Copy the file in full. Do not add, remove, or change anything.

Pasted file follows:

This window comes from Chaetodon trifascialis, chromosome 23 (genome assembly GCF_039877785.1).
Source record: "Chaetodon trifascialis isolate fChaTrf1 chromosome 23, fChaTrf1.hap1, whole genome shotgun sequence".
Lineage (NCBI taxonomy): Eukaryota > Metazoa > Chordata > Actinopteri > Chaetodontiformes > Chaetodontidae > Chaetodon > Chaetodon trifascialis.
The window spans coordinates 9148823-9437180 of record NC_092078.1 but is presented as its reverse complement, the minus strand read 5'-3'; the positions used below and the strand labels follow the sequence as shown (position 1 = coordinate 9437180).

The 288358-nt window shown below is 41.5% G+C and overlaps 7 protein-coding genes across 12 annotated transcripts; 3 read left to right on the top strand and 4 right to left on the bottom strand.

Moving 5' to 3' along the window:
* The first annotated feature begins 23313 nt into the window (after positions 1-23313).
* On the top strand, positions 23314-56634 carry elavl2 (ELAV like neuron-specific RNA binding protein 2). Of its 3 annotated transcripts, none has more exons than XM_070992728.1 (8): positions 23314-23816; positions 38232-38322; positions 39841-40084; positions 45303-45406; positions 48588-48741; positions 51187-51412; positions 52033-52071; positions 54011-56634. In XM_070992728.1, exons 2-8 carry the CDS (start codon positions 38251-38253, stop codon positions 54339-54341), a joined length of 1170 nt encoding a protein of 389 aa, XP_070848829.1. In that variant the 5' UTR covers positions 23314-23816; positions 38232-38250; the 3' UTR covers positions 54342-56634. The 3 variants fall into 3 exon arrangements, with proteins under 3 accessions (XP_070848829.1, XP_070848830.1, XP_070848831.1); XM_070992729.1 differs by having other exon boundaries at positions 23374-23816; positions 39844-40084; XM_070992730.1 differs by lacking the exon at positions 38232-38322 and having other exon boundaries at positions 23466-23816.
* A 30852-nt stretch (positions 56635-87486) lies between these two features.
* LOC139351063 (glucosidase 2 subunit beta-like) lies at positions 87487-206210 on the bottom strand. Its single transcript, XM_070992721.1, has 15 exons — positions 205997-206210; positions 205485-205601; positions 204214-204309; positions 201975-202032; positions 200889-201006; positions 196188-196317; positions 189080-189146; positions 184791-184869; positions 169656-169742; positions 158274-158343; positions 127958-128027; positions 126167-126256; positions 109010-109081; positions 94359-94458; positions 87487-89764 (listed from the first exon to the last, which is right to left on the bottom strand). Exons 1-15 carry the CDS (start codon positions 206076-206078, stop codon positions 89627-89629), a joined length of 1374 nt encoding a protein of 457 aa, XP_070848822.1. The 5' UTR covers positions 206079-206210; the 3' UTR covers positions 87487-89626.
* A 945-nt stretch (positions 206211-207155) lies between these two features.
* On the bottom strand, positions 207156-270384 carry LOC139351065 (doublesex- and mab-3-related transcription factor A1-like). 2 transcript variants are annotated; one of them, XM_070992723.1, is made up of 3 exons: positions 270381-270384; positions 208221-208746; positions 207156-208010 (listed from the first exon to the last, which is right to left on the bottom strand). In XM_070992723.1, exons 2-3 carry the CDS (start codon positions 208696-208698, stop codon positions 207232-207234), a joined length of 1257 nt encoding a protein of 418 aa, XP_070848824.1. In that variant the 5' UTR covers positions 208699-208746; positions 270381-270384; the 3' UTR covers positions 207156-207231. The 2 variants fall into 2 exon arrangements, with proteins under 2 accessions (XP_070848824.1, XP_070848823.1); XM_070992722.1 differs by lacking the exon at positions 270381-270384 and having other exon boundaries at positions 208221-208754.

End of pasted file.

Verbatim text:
This window comes from Chaetodon trifascialis, chromosome 23 (genome assembly GCF_039877785.1).
Source record: "Chaetodon trifascialis isolate fChaTrf1 chromosome 23, fChaTrf1.hap1, whole genome shotgun sequence".
Lineage (NCBI taxonomy): Eukaryota > Metazoa > Chordata > Actinopteri > Chaetodontiformes > Chaetodontidae > Chaetodon > Chaetodon trifascialis.
The window spans coordinates 9148823-9437180 of record NC_092078.1 but is presented as its reverse complement, the minus strand read 5'-3'; the positions used below and the strand labels follow the sequence as shown (position 1 = coordinate 9437180).

The 288358-nt window shown below is 41.5% G+C and overlaps 7 protein-coding genes across 12 annotated transcripts; 3 read left to right on the top strand and 4 right to left on the bottom strand.

Moving 5' to 3' along the window:
* The first annotated feature begins 23313 nt into the window (after positions 1-23313).
* On the top strand, positions 23314-56634 carry elavl2 (ELAV like neuron-specific RNA binding protein 2). Of its 3 annotated transcripts, none has more exons than XM_070992728.1 (8): positions 23314-23816; positions 38232-38322; positions 39841-40084; positions 45303-45406; positions 48588-48741; positions 51187-51412; positions 52033-52071; positions 54011-56634. In XM_070992728.1, exons 2-8 carry the CDS (start codon positions 38251-38253, stop codon positions 54339-54341), a joined length of 1170 nt encoding a protein of 389 aa, XP_070848829.1. In that variant the 5' UTR covers positions 23314-23816; positions 38232-38250; the 3' UTR covers positions 54342-56634. The 3 variants fall into 3 exon arrangements, with proteins under 3 accessions (XP_070848829.1, XP_070848830.1, XP_070848831.1); XM_070992729.1 differs by having other exon boundaries at positions 23374-23816; positions 39844-40084; XM_070992730.1 differs by lacking the exon at positions 38232-38322 and having other exon boundaries at positions 23466-23816.
* A 30852-nt stretch (positions 56635-87486) lies between these two features.
* LOC139351063 (glucosidase 2 subunit beta-like) lies at positions 87487-206210 on the bottom strand. Its single transcript, XM_070992721.1, has 15 exons — positions 205997-206210; positions 205485-205601; positions 204214-204309; positions 201975-202032; positions 200889-201006; positions 196188-196317; positions 189080-189146; positions 184791-184869; positions 169656-169742; positions 158274-158343; positions 127958-128027; positions 126167-126256; positions 109010-109081; positions 94359-94458; positions 87487-89764 (listed from the first exon to the last, which is right to left on the bottom strand). Exons 1-15 carry the CDS (start codon positions 206076-206078, stop codon positions 89627-89629), a joined length of 1374 nt encoding a protein of 457 aa, XP_070848822.1. The 5' UTR covers positions 206079-206210; the 3' UTR covers positions 87487-89626.
* A 945-nt stretch (positions 206211-207155) lies between these two features.
* On the bottom strand, positions 207156-270384 carry LOC139351065 (doublesex- and mab-3-related transcription factor A1-like). 2 transcript variants are annotated; one of them, XM_070992723.1, is made up of 3 exons: positions 270381-270384; positions 208221-208746; positions 207156-208010 (listed from the first exon to the last, which is right to left on the bottom strand). In XM_070992723.1, exons 2-3 carry the CDS (start codon positions 208696-208698, stop codon positions 207232-207234), a joined length of 1257 nt encoding a protein of 418 aa, XP_070848824.1. In that variant the 5' UTR covers positions 208699-208746; positions 270381-270384; the 3' UTR covers positions 207156-207231. The 2 variants fall into 2 exon arrangements, with proteins under 2 accessions (XP_070848824.1, XP_070848823.1); XM_070992722.1 differs by lacking the exon at positions 270381-270384 and having other exon boundaries at positions 208221-208754.